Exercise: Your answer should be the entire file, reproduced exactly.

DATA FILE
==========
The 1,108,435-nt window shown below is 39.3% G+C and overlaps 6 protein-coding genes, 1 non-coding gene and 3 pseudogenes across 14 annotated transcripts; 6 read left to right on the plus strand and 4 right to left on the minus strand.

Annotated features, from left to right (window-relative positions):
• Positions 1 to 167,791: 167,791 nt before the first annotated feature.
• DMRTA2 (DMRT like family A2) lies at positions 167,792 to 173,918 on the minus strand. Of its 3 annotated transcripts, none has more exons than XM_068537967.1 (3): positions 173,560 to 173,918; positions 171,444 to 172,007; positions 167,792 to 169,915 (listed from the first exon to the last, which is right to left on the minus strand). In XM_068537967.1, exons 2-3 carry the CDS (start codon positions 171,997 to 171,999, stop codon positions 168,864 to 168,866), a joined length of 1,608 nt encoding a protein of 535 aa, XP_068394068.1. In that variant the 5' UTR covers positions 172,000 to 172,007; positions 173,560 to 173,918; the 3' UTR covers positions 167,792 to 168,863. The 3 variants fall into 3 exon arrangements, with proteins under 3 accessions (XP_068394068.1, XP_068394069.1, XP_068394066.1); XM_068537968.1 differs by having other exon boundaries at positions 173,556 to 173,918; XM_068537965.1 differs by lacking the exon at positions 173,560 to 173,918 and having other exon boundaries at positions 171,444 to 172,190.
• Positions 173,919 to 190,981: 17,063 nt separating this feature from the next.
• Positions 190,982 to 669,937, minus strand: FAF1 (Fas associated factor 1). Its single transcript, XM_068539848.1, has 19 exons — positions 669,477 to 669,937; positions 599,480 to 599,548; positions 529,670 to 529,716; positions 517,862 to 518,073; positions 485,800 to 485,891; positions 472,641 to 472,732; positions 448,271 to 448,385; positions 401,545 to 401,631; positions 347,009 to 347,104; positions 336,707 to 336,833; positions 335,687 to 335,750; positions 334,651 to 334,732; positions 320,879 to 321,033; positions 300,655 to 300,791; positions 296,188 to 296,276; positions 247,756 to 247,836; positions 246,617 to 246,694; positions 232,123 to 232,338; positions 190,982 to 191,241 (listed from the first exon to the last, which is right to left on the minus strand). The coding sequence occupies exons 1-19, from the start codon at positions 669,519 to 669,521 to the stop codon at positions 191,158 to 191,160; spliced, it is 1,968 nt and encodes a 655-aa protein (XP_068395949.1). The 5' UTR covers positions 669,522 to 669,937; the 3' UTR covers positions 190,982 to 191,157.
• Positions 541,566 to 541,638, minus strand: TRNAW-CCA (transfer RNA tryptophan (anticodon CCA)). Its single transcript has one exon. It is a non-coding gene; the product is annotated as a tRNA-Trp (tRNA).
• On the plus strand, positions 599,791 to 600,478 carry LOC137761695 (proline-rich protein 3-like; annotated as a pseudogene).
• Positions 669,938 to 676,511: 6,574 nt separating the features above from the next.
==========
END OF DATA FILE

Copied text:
The 1,108,435-nt window shown below is 39.3% G+C and overlaps 6 protein-coding genes, 1 non-coding gene and 3 pseudogenes across 14 annotated transcripts; 6 read left to right on the plus strand and 4 right to left on the minus strand.

Annotated features, from left to right (window-relative positions):
• Positions 1 to 167,791: 167,791 nt before the first annotated feature.
• DMRTA2 (DMRT like family A2) lies at positions 167,792 to 173,918 on the minus strand. Of its 3 annotated transcripts, none has more exons than XM_068537967.1 (3): positions 173,560 to 173,918; positions 171,444 to 172,007; positions 167,792 to 169,915 (listed from the first exon to the last, which is right to left on the minus strand). In XM_068537967.1, exons 2-3 carry the CDS (start codon positions 171,997 to 171,999, stop codon positions 168,864 to 168,866), a joined length of 1,608 nt encoding a protein of 535 aa, XP_068394068.1. In that variant the 5' UTR covers positions 172,000 to 172,007; positions 173,560 to 173,918; the 3' UTR covers positions 167,792 to 168,863. The 3 variants fall into 3 exon arrangements, with proteins under 3 accessions (XP_068394068.1, XP_068394069.1, XP_068394066.1); XM_068537968.1 differs by having other exon boundaries at positions 173,556 to 173,918; XM_068537965.1 differs by lacking the exon at positions 173,560 to 173,918 and having other exon boundaries at positions 171,444 to 172,190.
• Positions 173,919 to 190,981: 17,063 nt separating this feature from the next.
• Positions 190,982 to 669,937, minus strand: FAF1 (Fas associated factor 1). Its single transcript, XM_068539848.1, has 19 exons — positions 669,477 to 669,937; positions 599,480 to 599,548; positions 529,670 to 529,716; positions 517,862 to 518,073; positions 485,800 to 485,891; positions 472,641 to 472,732; positions 448,271 to 448,385; positions 401,545 to 401,631; positions 347,009 to 347,104; positions 336,707 to 336,833; positions 335,687 to 335,750; positions 334,651 to 334,732; positions 320,879 to 321,033; positions 300,655 to 300,791; positions 296,188 to 296,276; positions 247,756 to 247,836; positions 246,617 to 246,694; positions 232,123 to 232,338; positions 190,982 to 191,241 (listed from the first exon to the last, which is right to left on the minus strand). The coding sequence occupies exons 1-19, from the start codon at positions 669,519 to 669,521 to the stop codon at positions 191,158 to 191,160; spliced, it is 1,968 nt and encodes a 655-aa protein (XP_068395949.1). The 5' UTR covers positions 669,522 to 669,937; the 3' UTR covers positions 190,982 to 191,157.
• Positions 541,566 to 541,638, minus strand: TRNAW-CCA (transfer RNA tryptophan (anticodon CCA)). Its single transcript has one exon. It is a non-coding gene; the product is annotated as a tRNA-Trp (tRNA).
• On the plus strand, positions 599,791 to 600,478 carry LOC137761695 (proline-rich protein 3-like; annotated as a pseudogene).
• Positions 669,938 to 676,511: 6,574 nt separating the features above from the next.